“Blame it or praise it, there is no denying the wild horse in us.” ~ Virginia Woolf
Their existence stirs our imagination. We feel their energy and their pure, unbridled spirit. To spend time with wild horses is to reach deep into your own soul and find your own freedom, whatever that may be.
Like so many others, my first wild horse experience had a profound effect on me. I was in my twenties, spending a lazy summer afternoon in Alberta’s Rocky Mountains.
With my trail horse grazing contentedly beside me, I was lying in an alpine meadow, enjoying a beautiful summer afternoon in the mountain wilderness.
Suddenly the earth shook. A herd of wild horses thundered past, manes flying, kicking up dust, and in an instant they had disappeared.
I didn’t know that wild horses still existed. But I did know that those few seconds with wild horses were a gift that would change my life forever.
I have since traveled thousands of miles to find wild horses and to share their stories. From New Zealand to Mongolia and throughout North America, the stories behind the wild horses vary greatly, and along the way I have met incredible people who care deeply about these free spirits.
In many areas of the world, wild horses are subject to roundups and an uncertain future under the heavy hand of mankind.
I have always believed that they best way to protect wild horses is to experience wild horses. Once you’ve felt the rush from a herd of wild horses galloping through a desert or mountain pass, or charging over a grassy dune by the sea, you will be forever hooked. And you will likely add your voice to their protection.
Canada has become one of the top destinations for adventurers to experience wild horses.
Ninety minutes north of Calgary in western Canada, the small town of Sundre (population 2,729) is considered the gateway to Alberta’s Rocky Mountain foothills, home to wild horses that have survived for over two and a half centuries. Affectionately known as “Alberta Wildies,” these are thick-bodied horses that are adept at handling the Canadian climate.
In winter, the wild horses dig through snow for forage. Alberta Wildies are headstrong, powerful, and beautiful, with colors ranging from bay, black, and palomino to buckskin, grey, and some of the most spectacular roans I have ever seen. They can be seen in alpine meadows, forests, or boggy areas, and they share their wilderness home with moose, elk, deer, foxes, bears, and wolves.
In springtime, the new leggy foals jump and play in meadows filled with alpine flowers, the mares and band stallion keeping a close watch nearby.
Also keeping a close watch is the local advocate group Help Alberta Wildies Society, a dedicated team that fiercely protects the wild horses. Through their efforts, there has not been a roundup of Alberta Wildies since 2014, when the exercise was met with camping protesters and nationwide anger. The wild horses of Alberta have earned their place as one of the star attractions in this pristine western wilderness.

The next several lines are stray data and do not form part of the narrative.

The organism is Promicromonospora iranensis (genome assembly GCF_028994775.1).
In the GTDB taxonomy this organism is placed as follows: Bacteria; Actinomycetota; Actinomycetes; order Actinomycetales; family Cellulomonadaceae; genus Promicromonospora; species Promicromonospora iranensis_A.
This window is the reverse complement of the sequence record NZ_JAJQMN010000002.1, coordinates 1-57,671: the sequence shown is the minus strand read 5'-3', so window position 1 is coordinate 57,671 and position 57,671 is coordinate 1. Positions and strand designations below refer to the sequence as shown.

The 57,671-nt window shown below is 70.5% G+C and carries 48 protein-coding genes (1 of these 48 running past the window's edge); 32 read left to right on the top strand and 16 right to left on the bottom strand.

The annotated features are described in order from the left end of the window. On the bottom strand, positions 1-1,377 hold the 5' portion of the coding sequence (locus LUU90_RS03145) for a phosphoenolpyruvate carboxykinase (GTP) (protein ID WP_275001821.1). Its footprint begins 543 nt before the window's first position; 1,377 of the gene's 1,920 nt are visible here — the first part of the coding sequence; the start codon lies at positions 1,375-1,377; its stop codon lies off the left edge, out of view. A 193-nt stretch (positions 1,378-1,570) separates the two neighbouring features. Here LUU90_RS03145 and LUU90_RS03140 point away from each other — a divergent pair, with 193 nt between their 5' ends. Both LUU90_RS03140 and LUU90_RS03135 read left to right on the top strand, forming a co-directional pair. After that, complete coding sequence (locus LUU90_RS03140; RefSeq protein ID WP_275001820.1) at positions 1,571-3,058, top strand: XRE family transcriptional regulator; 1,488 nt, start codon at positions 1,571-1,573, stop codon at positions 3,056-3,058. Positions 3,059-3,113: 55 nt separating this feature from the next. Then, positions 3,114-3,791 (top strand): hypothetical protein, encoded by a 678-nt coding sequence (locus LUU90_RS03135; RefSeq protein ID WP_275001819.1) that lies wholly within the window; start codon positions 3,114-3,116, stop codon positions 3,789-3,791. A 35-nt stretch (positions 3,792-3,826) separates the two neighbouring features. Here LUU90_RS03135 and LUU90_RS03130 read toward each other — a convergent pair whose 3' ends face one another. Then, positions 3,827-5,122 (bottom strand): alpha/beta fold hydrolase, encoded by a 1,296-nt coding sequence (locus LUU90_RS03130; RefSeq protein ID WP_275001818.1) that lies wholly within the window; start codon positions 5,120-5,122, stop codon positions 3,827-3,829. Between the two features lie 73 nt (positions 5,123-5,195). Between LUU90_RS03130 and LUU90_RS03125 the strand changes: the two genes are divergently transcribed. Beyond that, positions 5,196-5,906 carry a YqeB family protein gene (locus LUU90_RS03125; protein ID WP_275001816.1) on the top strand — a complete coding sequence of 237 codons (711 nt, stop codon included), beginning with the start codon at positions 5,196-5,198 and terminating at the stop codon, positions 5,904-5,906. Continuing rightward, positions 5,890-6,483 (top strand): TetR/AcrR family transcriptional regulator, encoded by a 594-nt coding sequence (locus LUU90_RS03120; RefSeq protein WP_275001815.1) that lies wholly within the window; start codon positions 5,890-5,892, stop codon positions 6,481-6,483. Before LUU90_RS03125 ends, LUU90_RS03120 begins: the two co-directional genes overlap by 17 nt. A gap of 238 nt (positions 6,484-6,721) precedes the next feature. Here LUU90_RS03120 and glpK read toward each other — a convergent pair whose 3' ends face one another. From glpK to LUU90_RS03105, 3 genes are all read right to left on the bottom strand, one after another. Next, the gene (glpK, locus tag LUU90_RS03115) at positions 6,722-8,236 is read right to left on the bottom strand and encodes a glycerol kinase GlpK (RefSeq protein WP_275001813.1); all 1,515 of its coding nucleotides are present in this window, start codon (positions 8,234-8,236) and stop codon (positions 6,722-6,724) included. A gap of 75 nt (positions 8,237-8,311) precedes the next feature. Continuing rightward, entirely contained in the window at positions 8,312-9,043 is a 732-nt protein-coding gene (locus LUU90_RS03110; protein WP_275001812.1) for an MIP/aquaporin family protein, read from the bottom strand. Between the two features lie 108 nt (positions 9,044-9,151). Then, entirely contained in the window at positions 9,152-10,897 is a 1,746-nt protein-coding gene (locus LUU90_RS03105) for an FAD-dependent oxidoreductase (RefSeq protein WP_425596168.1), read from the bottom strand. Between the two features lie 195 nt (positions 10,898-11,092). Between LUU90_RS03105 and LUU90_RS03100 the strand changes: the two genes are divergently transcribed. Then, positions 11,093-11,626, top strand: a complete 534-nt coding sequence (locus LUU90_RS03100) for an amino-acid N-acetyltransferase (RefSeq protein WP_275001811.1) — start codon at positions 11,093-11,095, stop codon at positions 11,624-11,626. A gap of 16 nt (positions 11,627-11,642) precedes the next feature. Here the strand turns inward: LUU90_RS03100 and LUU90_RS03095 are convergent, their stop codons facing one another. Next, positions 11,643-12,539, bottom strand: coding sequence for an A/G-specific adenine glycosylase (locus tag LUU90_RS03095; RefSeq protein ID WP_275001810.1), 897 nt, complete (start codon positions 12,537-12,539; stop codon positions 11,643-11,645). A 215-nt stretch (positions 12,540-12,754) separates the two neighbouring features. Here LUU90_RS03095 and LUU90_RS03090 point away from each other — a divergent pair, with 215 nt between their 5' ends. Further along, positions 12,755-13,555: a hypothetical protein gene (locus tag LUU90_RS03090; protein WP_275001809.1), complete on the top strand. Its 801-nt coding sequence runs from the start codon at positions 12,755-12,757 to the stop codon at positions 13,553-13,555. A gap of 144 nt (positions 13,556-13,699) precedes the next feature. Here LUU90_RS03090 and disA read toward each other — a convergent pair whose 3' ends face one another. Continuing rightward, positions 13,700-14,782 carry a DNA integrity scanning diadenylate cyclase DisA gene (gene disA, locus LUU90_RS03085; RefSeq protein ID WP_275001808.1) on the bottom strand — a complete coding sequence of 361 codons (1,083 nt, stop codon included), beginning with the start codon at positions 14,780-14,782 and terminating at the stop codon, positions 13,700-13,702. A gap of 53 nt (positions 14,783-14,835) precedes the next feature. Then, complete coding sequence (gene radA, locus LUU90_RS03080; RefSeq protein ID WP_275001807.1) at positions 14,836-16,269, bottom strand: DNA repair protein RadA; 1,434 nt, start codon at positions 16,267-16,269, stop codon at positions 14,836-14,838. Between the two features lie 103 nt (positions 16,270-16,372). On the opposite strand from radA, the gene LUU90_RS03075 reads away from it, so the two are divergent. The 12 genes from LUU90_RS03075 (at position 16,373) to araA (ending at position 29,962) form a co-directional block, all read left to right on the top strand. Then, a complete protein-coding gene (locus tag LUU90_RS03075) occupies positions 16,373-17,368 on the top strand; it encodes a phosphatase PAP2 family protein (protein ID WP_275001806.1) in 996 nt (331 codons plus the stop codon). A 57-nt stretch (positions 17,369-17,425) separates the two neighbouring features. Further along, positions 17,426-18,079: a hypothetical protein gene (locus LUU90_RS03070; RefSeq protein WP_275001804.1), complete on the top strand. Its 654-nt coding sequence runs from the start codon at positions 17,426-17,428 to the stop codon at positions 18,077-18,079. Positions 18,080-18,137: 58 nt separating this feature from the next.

In eastern Canada, there exists a place that doesn’t seem real. It’s called Sable Island. Located over 100 miles off mainland Nova Scotia in the Atlantic Ocean, Sable Island National Park Reserve is a crescent-shaped island that is 42 kilometers long and 1.4 kilometers wide. It is an irresistible dream for a nature lover.
Sand dunes shelter the island’s interior where grassy fields and freshwater ponds teem with life. Grey seals laze on the beaches and frolic in the surf. Over 350 species of birds have been recorded here. But for the few visitors fortunate enough to visit the island each summer, the wild horses are the star attraction. They have survived here since the late 1700s, descendants of domestic horses brought to the island to haul supplies for construction of a lifesaving station.
The wild horses of Sable Island are smallish, between 13 and 14 hands, stocky, with thick bodies, small ears, and low-set tails. They are bay, brown, chestnut, or palomino, with long manes that knot and tangle and lift to the sky in the ocean breeze.
The wild horses have no reason to fear humans. And we have no reason to fear for the horses, as they are 100 percent protected by the Canadian government—one of the few wild horse populations in the world guided only by mother nature.
The surf, the sand, the sea, and the wild horses of Sable Island. Pure magic.
“It is far better to experience a place just once than to hear about it a thousand times” – Mongolian saying
I am honoured to be a photographic guide for Alberta Wildies and the wild horses of Sable Island. If you would like information about possibilities, please email me, email@example.com
For details about a unique Alberta wilderness horse retreat May 31st to June 6th 2020, click here: https://www.sandysharkey.com/blog/2020/2/1/alberta-wilderness-horse-retreat
To see more images or to purchase wild horse prints, please see www.sandysharkey.com
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All photos taken by Sandy Sharkey and included with her permission.